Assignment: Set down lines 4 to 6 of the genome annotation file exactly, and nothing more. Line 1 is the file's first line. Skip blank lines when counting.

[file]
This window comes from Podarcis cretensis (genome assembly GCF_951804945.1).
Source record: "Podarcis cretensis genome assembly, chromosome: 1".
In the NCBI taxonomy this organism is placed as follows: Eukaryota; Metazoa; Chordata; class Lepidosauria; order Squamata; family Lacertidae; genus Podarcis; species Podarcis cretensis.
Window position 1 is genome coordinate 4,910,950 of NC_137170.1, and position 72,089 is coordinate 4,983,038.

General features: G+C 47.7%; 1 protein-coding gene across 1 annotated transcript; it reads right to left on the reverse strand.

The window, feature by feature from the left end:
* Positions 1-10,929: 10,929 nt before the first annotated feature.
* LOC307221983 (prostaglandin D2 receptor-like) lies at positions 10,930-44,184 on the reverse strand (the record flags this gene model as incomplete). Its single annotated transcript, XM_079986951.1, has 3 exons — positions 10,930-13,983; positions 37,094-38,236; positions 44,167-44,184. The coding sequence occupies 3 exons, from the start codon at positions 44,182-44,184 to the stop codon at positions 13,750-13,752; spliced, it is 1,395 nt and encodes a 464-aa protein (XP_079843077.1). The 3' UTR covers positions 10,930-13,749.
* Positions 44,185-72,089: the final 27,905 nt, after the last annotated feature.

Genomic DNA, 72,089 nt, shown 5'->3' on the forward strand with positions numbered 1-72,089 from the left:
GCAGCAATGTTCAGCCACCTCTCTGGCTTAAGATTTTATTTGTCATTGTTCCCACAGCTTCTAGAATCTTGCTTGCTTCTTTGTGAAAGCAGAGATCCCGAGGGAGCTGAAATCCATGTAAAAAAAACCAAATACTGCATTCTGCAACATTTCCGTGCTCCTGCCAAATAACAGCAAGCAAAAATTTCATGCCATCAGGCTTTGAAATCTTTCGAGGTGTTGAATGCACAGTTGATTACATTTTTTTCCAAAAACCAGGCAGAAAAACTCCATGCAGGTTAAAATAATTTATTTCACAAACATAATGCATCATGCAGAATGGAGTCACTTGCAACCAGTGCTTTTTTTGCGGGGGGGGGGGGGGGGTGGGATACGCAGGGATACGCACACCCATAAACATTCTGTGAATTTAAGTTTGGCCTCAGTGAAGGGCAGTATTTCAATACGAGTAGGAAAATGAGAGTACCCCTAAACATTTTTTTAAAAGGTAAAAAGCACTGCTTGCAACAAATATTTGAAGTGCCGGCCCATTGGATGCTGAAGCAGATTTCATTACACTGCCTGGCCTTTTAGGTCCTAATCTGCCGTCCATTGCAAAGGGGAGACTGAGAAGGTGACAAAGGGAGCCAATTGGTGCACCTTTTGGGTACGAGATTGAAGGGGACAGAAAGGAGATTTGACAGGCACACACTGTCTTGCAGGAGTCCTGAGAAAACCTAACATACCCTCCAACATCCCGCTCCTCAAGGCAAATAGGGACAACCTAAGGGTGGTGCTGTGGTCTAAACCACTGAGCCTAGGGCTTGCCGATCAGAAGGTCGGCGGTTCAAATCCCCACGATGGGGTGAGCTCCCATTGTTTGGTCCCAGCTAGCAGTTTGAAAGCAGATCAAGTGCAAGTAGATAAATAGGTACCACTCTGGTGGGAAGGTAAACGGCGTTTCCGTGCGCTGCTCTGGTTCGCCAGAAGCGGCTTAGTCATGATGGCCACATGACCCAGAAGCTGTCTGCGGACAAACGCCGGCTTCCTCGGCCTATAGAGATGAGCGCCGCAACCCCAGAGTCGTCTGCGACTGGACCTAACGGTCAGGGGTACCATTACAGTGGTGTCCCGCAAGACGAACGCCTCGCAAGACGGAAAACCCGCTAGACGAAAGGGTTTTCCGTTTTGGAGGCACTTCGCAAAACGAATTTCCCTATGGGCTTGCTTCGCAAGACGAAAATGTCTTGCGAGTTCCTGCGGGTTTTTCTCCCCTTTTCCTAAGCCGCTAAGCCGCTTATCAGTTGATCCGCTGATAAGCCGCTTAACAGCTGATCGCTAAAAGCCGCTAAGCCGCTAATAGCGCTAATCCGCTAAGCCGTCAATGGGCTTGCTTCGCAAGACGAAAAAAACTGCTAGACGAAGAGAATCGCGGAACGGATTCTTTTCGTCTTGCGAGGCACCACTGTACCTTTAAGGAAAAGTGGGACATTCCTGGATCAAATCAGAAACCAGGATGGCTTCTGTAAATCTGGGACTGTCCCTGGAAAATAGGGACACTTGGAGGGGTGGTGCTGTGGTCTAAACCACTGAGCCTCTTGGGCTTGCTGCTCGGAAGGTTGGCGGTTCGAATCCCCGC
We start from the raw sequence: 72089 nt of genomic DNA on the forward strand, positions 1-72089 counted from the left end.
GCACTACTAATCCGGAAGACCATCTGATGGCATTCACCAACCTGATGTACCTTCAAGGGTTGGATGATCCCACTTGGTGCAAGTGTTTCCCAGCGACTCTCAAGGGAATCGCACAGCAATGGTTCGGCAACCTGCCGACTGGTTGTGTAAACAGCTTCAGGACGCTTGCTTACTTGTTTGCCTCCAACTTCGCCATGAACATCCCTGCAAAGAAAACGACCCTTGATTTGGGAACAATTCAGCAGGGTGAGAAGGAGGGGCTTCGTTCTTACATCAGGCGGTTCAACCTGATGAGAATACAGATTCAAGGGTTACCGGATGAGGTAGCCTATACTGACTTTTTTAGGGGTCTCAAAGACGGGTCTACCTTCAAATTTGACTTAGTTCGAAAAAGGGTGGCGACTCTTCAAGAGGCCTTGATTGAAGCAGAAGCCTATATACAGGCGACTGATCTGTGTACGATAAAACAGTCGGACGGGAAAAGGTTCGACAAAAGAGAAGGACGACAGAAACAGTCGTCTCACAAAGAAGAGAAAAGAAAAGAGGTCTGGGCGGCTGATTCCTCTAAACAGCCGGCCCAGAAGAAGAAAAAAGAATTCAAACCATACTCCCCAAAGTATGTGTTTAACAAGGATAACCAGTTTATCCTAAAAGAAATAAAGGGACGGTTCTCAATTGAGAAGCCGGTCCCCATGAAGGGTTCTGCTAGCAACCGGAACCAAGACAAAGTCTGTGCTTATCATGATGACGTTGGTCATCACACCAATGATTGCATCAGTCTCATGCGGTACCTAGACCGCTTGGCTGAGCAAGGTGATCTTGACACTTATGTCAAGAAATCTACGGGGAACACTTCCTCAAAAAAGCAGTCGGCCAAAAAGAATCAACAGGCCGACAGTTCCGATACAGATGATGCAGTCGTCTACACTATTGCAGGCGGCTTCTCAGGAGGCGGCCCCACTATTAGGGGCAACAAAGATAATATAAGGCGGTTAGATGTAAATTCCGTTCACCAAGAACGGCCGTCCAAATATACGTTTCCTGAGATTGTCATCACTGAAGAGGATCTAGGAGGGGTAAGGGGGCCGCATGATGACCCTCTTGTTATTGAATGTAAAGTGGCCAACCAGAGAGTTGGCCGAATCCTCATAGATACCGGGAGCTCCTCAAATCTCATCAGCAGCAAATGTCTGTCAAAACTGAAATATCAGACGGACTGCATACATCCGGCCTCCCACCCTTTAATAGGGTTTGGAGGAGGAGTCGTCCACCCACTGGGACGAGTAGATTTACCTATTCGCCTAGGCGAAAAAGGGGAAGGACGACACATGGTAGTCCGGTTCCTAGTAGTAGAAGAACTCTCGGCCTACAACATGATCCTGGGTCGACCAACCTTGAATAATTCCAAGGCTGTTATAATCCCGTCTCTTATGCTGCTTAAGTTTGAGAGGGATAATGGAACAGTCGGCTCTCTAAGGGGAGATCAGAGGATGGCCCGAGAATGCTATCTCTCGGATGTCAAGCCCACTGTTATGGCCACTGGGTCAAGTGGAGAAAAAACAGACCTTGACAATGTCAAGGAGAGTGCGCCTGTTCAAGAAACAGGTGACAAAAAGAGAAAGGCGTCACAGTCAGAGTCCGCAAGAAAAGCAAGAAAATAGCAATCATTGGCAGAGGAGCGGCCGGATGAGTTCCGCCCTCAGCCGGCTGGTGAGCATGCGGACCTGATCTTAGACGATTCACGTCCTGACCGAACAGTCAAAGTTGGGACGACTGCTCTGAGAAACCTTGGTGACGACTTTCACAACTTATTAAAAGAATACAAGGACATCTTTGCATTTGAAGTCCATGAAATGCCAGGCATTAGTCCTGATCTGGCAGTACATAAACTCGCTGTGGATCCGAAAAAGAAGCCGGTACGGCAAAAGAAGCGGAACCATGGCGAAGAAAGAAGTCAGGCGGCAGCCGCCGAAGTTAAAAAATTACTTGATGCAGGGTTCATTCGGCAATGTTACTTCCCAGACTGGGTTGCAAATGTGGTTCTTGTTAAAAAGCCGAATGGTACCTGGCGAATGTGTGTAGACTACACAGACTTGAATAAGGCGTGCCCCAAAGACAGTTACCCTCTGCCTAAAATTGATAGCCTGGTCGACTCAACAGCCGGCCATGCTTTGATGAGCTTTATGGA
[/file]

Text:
Window position 1 is genome coordinate 4,910,950 of NC_137170.1, and position 72,089 is coordinate 4,983,038.

General features: G+C 47.7%; 1 protein-coding gene across 1 annotated transcript; it reads right to left on the reverse strand.

The window, feature by feature from the left end: